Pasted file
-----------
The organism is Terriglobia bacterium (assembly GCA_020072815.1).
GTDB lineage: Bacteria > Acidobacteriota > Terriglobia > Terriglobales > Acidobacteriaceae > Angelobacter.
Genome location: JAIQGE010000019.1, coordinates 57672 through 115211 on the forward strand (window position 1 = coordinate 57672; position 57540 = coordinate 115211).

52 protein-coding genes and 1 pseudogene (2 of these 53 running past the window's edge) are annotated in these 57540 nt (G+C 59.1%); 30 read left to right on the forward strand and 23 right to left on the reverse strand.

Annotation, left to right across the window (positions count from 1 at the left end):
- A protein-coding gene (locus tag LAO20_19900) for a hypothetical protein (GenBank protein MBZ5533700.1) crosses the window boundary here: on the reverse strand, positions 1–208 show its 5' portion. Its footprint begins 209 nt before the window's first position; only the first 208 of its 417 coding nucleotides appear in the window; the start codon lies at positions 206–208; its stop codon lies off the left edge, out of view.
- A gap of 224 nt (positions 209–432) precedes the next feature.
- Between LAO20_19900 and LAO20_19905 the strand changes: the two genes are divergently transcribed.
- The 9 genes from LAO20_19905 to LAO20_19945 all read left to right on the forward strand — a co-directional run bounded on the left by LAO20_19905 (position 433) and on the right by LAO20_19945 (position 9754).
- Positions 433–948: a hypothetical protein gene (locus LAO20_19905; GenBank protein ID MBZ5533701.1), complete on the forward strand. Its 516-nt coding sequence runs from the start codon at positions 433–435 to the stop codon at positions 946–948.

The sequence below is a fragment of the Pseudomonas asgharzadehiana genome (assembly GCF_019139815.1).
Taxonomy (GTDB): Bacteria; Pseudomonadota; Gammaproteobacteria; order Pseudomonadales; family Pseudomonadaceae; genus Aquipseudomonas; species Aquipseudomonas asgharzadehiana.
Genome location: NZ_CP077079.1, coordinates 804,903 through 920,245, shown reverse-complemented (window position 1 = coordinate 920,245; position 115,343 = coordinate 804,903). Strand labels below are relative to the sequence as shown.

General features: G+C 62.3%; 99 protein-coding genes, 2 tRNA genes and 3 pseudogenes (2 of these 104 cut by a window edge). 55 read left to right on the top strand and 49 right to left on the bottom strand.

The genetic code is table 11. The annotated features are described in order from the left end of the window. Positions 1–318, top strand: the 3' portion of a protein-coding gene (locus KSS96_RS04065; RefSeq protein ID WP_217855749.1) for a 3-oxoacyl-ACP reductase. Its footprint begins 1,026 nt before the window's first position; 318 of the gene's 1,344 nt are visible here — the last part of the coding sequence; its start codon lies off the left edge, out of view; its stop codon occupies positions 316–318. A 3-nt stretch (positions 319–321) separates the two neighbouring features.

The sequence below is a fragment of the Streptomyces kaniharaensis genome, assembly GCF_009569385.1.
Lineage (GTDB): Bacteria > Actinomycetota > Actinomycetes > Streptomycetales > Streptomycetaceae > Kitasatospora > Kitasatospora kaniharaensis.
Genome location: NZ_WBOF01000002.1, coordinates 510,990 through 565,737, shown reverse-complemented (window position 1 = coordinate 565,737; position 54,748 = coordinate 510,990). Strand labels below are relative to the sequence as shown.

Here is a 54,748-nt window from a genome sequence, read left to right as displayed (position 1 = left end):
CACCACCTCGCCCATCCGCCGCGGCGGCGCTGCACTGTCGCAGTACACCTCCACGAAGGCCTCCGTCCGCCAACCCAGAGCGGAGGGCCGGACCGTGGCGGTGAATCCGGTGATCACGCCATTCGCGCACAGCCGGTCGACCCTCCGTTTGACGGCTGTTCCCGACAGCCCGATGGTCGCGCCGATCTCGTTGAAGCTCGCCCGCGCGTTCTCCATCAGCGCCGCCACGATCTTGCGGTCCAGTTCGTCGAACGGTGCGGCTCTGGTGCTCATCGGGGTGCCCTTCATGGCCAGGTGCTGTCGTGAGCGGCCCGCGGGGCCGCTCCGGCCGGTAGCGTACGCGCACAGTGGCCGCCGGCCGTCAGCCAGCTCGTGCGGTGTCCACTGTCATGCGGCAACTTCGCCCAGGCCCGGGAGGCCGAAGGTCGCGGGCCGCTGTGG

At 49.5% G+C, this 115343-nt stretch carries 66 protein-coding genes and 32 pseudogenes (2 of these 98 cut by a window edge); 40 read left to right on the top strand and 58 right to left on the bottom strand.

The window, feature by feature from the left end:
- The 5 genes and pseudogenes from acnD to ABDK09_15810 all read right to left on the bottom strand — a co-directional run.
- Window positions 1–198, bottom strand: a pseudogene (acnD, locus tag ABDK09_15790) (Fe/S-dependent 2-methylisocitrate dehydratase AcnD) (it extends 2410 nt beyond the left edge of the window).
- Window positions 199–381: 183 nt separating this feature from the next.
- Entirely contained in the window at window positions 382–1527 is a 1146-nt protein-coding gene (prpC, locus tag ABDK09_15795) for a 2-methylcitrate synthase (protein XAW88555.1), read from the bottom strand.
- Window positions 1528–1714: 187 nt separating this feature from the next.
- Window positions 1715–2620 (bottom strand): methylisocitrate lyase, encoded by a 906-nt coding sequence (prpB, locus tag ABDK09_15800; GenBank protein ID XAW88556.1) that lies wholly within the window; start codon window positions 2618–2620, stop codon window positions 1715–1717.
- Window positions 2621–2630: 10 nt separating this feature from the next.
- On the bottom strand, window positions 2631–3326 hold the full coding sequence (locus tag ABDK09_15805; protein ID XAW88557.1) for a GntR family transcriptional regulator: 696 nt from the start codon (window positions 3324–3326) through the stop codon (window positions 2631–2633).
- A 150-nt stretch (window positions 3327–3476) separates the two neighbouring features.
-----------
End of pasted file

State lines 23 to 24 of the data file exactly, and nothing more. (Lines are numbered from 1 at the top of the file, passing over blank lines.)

- The 5 genes and pseudogenes from acnD to ABDK09_15810 all read right to left on the bottom strand — a co-directional run.
- Window positions 1–198, bottom strand: a pseudogene (acnD, locus tag ABDK09_15790) (Fe/S-dependent 2-methylisocitrate dehydratase AcnD) (it extends 2410 nt beyond the left edge of the window).